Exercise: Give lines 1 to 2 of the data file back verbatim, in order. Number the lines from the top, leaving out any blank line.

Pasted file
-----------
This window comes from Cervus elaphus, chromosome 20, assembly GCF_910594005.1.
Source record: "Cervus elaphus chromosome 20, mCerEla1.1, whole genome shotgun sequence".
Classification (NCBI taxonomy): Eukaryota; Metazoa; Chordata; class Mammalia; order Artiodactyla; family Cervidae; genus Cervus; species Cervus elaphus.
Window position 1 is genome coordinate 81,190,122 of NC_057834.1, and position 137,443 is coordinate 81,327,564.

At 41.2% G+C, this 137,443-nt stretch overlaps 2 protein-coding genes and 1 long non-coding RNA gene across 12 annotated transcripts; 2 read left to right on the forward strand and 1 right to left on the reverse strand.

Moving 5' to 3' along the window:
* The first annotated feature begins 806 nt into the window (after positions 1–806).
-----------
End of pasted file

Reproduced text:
This window comes from Cervus elaphus, chromosome 20, assembly GCF_910594005.1.
Source record: "Cervus elaphus chromosome 20, mCerEla1.1, whole genome shotgun sequence".